Mark Bittman's Salted Chopped Salad ♥ Featured

Authors: A Veggie Venture

Mark Bittman's
Mark Bittman's Salted Chopped Salad ♥ Today's new vegetable salad recipe: Mark Bittman's chopped salad recipe, the one from last week's New York Times, the kind of salad you can make every few days, adding and subtracting vegetables as you see fit. Healthy. Low carb. Low points. Not just vegan, "Vegan Done Real". Mark Bittman's Salted Chopped Salad ♥

Michael Pollan's new book Cooked: A Natural History of Transformationis on my read-soon wishlist. It rethinks our adventures in the kitchen, following four elemental ways of cooking.

Mark Bittman's Salted Chopped Salad ♥ FIRE That's captured fire like a gas or electric stove or the open flame of wood fire.
Mark Bittman's Salted Chopped Salad ♥ WATER That's boiling and braising.
Mark Bittman's Salted Chopped Salad ♥ AIR That's baking. (Have you ever thought of an oven as just a small furnace? Me either.) It's also air-drying thin-thin layers of meat, say, as the Swiss and other Europeans do.
Mark Bittman's Salted Chopped Salad ♥ EARTH That's the action of fermentation, whether cooking up some homebrew or making cheese.

Peeling and chopping, slicing and dicing, these are the constants of a vegetable lover's kitchen, the acts that come before Earth, Wind, Water and Fire. This salad takes more than the usual measure, leaving time to consider which element of cooking would be applied here, when salt is applied to "cook" the vegetables just enough to soften and infuse with freshness and flavor. I suppose, yes, it must be "Earth"?

No matter. I was much taken with this salad. It's a sort of slaw, I suppose, except composed with a cornucopia of crisp raw vegetables and substituting the acidity of lemon for vinegar. It kept for a week, an easy side salad, a quick healthy snack. This is one to go back to again and again.

RECIPE for MARK BITTMAN'S "SALTED" CHOPPED SALAD

Hands-on time: 30 minutes
Time to table: 30 minutes
Makes about 8 cups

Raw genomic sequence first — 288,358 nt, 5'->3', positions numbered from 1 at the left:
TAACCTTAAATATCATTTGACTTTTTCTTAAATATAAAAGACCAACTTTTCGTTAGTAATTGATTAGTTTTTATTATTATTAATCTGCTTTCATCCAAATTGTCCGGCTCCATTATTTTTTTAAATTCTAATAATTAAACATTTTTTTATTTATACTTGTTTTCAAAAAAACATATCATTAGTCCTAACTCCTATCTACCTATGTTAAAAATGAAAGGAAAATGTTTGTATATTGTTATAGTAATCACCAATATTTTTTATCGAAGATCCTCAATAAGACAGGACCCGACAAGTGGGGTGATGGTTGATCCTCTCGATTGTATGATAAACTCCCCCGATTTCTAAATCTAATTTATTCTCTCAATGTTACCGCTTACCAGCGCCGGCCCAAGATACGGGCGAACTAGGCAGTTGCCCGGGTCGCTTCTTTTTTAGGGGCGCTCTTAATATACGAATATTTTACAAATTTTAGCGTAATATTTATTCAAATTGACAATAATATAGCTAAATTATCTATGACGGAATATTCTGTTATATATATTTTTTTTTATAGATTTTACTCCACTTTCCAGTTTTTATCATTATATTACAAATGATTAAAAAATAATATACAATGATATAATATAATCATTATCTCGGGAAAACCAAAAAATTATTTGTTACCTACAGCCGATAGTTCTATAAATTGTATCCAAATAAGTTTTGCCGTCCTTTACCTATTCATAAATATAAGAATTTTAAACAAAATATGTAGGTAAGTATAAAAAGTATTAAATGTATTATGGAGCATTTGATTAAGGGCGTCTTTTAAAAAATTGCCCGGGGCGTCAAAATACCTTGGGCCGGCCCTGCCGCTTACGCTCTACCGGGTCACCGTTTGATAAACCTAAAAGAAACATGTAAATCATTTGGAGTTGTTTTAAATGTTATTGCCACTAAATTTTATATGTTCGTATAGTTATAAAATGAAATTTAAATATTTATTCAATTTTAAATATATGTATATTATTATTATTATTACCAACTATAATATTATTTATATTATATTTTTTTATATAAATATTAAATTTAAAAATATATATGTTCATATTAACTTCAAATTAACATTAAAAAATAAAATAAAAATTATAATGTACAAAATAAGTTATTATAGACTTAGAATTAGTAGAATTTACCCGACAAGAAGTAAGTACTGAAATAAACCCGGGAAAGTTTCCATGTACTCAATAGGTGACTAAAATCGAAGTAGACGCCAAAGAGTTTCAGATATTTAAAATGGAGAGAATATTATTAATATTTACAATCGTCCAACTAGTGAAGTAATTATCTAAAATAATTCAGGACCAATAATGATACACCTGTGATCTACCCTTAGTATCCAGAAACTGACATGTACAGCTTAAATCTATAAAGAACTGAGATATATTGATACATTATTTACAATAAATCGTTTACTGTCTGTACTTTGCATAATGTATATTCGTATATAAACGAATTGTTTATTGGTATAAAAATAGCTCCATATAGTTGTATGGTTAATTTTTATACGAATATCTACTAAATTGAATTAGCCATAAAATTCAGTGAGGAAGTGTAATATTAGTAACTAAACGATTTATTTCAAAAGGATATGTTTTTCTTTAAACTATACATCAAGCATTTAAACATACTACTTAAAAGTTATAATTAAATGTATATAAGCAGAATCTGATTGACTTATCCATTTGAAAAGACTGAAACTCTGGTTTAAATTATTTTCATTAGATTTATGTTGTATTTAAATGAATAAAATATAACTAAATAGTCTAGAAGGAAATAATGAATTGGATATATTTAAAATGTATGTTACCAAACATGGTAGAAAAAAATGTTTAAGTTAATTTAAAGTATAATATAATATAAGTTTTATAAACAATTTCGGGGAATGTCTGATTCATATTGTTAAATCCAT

For vegetables, aim for about a total of 2-1/2 pounds of chopped vegetables, adjusting the individual amounts according to taste and availability. For visual interest, choose vegetables of different colors and chop them in different shapes and sizes.

SALTED VEGETABLES
1/2 green cabbage, trimmed and sliced as thin as possible
Kosher salt
2 carrots, peeled and cut in matchsticks
1/2 cup finely diced sweet or regular onion
1 cucumber, trimmed and peeled and seeded if needed, cut in half moons
1 turnip, peeled and cubed

OTHER VEGETABLES
2 ribs celery, trimmed and cut in half moons on the diagonal
1 bulb fennel, chopped
1 - 2 bell peppers, diced

DRESSING
2-1/2 tablespoons olive oil (use 1 tablespoon oil: 1 pound of vegetables)
1 - 2 lemons, zested and juiced
Generous salt and especially pepper

SALTED VEGETABLES In a colander or salad spinner, salt the cabbage with about a tablespoon (yes, tablespoon) salt, layering the cabbage with salt as it's prepped. Put it in the sink to drain. As the salt wilts the cabbage, give it a good squeeze to remove excess liquid. Add the carrots, onion, cucumber and turnip, lightly salting each one as they're added. Let the vegetables rest at room temperature while you prep the Other Vegetables and the Dressing, Bittman says that 15 minutes is the minimum, 60 minutes the maximum.

OTHER VEGETABLES Collect these in a large bowl (one large enough to hold everything) and set aside.

DRESSING Whisk together the oil, lemon zest and juice, salt and pepper.

RINSE Squeeze the Salted Vegetables again, really wringing out as much liquid as you can. Rinse the Salted Vegetables under running water, running your fingers through the vegetables to let water get right through. (I know, I know, it's crazy to squeeze out liquid and then add more, but trust me, this works.) Run the vegetables through a salad spinner until quite dry.

COMBINE Stir the rinsed and well-drained Salted Vegetables into the Other Vegetables. Toss with the dressing. Taste and adjust, adding more lemon juice, more pepper, even more salt to taste.

TO SERVE Refrigerate until ready to serve. Salad is ready to eat right away but does develop over a couple of days. It will last for up to a week, just give it a stir every day or so.



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MORE FAVORITE VEGETABLE SALAD RECIPES
~ Winter Tomato Salad (Quick Pickled Vegetables) ~
~ Greek Bread Salad with Toasted Pita Chips ~
~ Fresh Green Bean Salad with Asian Dressing ~
from A Veggie Venture

~ Alice Waters’ Coleslaw ~
~ Power Food Broccoli Salad ~
~ Cauliflower Salad with Fresh Herbs ~
~ more Favorite Summer Salad Recipes ~
from Kitchen Parade, my food column


A Veggie Venture is home of 'veggie evangelist' Alanna Kellogg and the
famous asparagus-to-zucchini Alphabet of Vegetables.
© Copyright Kitchen Parade 2013

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